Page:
Unfortunately, the prospects of an international agreement on a framework to stabilise global emissions at either 450 ppm or 550 pm appear to be limited. Analysing developed nations’ pledges to reduce emissions made under the Copenhagen Accord of December 2009, the World Resources Institute concluded that, collectively, they could by 2020 achieve a reduction of 12–19% below 1990 levels. However, the institute noted that this was well below the 25–40% reductions that the IPCC indicated were needed to achieve stabilisation at 450 ppm and thereby reduce the risk of overshooting the goal of limiting global mean temperature rise to 2 °C (agreed under the accord and by the Major Economies Forum and the G8).90 Even at 450 ppm, the risk of overshooting is still considerable (in the range 26–78%).89

Against a background of global emissions continuing to track between the IPCC’s A1FI scenario (fossil fuel–intensive growth) and the A1B scenario (economic growth based on a balance between resource-efficient and fossil fuel–intensive industries), projections of Australia’s growth in GHG emissions to 2020, based on policy settings applying before the release of the Australian Government’s Securing a Clean Energy Futureplan, showed an increase of 23% above 2000 levels (taking emissions to 690 MtCO2-e).46,62 The Securing a Clean Energy Futureplan aims to prompt a move away from ‘business as usual’, achieving the nation’s minimum 2020 target of a 5% cut on 2000 levels by reducing emissions by at least 159 MtCO2-e (23%) in 2020.47 To achieve Australia’s 15% conditional target, a 31% (216 MtCO2-e) reduction from the projected 2020 level would be needed.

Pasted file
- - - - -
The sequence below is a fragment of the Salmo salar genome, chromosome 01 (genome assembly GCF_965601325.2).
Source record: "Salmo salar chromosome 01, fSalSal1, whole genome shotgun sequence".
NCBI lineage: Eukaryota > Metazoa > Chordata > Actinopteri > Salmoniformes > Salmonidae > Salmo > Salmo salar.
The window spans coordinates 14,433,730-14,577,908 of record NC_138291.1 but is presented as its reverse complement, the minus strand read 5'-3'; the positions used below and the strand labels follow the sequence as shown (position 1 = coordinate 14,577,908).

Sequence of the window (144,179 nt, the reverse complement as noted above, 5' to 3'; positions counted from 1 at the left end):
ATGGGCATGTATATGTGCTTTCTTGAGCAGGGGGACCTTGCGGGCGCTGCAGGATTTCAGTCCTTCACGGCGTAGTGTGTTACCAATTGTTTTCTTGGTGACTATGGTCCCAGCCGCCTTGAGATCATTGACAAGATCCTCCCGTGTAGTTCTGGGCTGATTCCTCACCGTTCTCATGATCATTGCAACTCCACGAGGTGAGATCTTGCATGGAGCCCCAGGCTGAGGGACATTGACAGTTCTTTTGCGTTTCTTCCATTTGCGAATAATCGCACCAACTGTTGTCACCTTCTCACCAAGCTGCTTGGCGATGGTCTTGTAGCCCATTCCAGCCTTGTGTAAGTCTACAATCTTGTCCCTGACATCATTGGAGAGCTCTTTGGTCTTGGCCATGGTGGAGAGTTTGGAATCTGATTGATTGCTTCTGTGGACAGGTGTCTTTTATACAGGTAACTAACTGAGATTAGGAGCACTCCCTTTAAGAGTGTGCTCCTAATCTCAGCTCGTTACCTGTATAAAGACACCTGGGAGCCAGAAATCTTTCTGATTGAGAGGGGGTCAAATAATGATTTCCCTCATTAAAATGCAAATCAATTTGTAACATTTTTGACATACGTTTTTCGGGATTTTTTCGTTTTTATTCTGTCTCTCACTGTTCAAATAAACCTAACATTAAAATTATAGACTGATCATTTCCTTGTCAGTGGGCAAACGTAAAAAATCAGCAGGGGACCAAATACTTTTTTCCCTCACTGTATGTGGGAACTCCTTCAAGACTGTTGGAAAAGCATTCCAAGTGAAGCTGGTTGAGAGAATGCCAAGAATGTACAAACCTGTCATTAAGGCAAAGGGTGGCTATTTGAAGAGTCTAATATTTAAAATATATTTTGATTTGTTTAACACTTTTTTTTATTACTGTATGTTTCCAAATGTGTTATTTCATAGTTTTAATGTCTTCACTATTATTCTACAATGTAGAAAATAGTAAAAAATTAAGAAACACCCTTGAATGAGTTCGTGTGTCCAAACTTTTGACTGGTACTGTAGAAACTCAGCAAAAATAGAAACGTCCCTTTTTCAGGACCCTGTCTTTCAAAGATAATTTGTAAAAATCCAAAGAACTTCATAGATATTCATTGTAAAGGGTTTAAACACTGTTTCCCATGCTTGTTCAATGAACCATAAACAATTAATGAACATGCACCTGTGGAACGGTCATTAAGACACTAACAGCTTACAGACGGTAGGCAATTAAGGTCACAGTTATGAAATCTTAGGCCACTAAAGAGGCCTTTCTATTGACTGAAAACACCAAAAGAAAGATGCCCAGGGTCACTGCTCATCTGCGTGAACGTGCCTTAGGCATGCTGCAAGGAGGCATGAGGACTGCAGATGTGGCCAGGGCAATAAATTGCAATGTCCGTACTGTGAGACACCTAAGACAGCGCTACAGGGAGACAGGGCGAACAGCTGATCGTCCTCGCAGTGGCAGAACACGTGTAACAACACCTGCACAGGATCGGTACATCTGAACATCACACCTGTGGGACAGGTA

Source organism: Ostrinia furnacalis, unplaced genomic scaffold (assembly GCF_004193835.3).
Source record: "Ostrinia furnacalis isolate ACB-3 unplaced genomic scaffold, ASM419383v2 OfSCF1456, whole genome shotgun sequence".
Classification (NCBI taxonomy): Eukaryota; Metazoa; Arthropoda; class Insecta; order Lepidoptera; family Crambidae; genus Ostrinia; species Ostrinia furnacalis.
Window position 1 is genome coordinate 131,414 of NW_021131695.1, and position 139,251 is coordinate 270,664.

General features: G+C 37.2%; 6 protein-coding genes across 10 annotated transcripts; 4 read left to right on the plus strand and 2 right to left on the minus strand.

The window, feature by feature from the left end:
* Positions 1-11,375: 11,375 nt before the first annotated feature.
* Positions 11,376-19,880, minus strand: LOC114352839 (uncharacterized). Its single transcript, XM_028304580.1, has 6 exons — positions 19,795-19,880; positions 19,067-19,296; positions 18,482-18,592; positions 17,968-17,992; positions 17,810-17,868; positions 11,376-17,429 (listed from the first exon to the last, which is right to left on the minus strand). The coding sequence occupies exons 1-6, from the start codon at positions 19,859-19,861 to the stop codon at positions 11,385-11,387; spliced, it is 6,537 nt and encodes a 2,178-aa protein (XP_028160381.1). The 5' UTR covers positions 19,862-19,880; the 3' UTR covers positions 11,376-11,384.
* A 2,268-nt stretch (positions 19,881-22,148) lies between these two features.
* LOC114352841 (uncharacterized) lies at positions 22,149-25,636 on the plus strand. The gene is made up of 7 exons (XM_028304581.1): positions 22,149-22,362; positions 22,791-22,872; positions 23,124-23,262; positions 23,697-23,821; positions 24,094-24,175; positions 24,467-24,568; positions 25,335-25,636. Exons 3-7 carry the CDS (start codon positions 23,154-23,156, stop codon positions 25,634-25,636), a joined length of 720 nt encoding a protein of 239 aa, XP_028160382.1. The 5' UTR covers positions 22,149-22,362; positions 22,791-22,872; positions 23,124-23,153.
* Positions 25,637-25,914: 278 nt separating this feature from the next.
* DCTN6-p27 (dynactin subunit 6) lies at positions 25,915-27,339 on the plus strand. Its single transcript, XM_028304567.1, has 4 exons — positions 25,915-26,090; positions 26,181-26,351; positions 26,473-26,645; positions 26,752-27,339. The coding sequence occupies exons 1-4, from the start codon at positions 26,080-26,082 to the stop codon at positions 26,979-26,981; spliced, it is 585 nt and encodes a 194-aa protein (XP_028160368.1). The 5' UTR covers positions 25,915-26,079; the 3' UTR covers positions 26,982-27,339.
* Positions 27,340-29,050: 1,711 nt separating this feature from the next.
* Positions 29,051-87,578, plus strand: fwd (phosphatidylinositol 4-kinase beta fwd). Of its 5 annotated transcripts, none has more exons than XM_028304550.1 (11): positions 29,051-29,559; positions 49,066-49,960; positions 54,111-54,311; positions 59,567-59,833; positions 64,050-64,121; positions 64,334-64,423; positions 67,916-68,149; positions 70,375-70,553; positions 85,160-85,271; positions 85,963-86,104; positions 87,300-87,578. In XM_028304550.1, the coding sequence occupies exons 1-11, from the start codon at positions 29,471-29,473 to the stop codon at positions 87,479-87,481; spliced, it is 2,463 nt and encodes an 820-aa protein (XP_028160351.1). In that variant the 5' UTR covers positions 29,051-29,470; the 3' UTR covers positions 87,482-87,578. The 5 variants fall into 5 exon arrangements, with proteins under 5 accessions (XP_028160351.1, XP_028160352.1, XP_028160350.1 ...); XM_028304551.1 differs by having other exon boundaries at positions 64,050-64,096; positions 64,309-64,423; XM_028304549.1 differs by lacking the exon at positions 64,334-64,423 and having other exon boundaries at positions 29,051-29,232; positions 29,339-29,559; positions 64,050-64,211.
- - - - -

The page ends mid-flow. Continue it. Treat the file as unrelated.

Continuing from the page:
Although mitigation is central to Australia’s broad climate change strategy, at the time of writing (July 2011), there is still no bipartisan support at the federal level for a key element of that strategy—establishing a price on carbon. This is despite the view of widely respected economists such as Lord Nicholas Stern and Professor Ross Garnaut on the central importance of pricing carbon to mitigating carbon emissions, and the conclusion of the recent Productivity Commission’s research report, Carbon emission policies in key economies:93

The basic theory of externalities identifies the source of the economic problem in untaxed or unpriced emissions of GHGs. The externality requires a price for emissions: that is the first task of mitigation policy. Stern,91 p. 40

Economy-wide pricing of carbon is the centre piece of any policy designed to reduce emissions at the lowest possible costs. Garnaut,92 p. 2

… the consistent finding from this study is that much lower-cost abatement could be achieved through broad, explicit carbon pricing approaches [than from existing policies] irrespective of the policy settings in competitor economies. Productivity Commission,93 p. 155

Despite the lack of bipartisan agreement on the need to put a price on carbon, legislation needed to give effect to key elements of the government’s Securing a Clean Energy Future plan is expected to come into effect before the end of 2011, with the anticipated support of three independent members of the House of Representatives and of the Greens in the Senate. As described in Section 2.3.2, the central element of this plan is a mechanism to establish a price on carbon and drive reductions in emissions via least-cost means.